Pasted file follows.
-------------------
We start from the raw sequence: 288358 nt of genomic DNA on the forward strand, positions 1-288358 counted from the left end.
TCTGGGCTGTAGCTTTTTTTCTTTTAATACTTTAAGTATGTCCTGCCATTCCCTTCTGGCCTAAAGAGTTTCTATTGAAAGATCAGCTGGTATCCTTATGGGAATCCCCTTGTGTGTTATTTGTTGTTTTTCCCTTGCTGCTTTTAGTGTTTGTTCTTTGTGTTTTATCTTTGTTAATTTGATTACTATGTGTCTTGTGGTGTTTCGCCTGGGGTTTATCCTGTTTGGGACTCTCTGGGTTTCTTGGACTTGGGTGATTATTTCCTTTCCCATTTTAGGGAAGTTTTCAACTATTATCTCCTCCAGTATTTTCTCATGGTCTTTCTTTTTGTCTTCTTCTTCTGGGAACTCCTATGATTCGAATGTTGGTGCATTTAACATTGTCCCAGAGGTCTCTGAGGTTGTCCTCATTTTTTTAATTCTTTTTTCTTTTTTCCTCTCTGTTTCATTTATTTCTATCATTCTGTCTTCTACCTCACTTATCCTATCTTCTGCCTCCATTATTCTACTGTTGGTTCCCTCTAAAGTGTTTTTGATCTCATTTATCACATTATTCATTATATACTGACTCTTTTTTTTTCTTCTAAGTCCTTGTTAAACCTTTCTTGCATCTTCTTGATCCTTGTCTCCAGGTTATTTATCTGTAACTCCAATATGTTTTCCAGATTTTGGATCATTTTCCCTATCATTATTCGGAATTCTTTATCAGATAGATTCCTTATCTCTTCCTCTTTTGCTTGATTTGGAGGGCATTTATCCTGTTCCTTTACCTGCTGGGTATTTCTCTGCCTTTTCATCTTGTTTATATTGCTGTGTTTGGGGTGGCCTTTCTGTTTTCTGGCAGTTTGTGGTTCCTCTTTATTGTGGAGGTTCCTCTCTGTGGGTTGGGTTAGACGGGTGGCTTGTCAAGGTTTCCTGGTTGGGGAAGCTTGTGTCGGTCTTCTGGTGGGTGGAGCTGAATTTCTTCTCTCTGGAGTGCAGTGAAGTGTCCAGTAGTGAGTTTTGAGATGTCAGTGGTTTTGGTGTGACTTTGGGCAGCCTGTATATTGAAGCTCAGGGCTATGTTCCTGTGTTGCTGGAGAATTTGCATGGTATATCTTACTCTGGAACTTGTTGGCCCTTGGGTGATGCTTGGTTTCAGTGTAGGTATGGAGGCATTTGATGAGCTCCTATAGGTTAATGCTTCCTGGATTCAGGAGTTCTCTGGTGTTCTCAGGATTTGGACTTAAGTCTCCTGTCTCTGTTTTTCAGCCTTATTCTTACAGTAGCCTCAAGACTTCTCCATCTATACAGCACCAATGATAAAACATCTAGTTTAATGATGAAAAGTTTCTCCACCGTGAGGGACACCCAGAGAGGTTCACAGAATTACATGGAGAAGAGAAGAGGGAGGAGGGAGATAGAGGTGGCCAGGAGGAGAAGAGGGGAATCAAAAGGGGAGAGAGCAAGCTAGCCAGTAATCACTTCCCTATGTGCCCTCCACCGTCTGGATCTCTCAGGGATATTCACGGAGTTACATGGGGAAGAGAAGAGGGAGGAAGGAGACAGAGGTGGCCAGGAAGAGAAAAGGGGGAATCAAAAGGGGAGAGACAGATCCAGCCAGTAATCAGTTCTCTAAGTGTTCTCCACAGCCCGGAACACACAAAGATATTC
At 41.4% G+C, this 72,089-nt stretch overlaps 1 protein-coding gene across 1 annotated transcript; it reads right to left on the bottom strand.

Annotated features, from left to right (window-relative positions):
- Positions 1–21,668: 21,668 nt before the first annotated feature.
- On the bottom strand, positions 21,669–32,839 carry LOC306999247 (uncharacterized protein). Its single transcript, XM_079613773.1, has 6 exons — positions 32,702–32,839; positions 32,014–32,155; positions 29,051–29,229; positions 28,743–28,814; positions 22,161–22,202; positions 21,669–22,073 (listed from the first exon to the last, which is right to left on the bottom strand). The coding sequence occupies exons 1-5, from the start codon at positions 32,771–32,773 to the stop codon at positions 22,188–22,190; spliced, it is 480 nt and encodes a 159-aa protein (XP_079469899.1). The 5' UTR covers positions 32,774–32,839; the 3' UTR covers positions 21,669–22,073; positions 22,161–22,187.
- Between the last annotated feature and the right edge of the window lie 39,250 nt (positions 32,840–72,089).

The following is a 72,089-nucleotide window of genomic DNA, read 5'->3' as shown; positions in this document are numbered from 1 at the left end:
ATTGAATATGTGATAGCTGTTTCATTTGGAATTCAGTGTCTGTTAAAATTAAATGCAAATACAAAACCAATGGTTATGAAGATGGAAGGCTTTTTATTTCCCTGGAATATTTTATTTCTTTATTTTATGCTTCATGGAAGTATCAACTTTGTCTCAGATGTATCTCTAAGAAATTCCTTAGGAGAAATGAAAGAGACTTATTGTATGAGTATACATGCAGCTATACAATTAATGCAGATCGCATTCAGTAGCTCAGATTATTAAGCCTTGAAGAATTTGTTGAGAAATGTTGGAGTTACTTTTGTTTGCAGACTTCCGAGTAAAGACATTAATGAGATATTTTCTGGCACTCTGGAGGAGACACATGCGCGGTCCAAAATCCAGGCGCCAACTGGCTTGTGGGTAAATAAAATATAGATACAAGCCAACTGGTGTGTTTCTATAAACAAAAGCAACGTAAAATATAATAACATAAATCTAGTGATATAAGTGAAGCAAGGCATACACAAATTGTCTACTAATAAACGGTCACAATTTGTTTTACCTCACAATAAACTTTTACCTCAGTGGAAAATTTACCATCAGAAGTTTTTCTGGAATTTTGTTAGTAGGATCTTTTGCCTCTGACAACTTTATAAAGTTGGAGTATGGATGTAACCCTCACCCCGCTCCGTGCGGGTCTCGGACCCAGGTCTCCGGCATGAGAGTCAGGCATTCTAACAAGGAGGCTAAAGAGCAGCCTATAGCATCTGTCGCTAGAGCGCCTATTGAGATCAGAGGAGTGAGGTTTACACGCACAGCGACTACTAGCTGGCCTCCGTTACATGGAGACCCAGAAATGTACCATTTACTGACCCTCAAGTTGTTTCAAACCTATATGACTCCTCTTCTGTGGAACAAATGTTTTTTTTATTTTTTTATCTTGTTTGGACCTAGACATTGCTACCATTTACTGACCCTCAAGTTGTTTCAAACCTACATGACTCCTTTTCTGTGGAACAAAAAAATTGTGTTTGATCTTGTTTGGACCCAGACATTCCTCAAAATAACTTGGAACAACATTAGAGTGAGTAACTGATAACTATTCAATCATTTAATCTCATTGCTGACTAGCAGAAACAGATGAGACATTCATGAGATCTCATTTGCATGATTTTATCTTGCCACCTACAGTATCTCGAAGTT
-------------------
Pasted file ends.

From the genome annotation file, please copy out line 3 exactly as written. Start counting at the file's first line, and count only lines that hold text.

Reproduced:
At 41.4% G+C, this 72,089-nt stretch overlaps 1 protein-coding gene across 1 annotated transcript; it reads right to left on the bottom strand.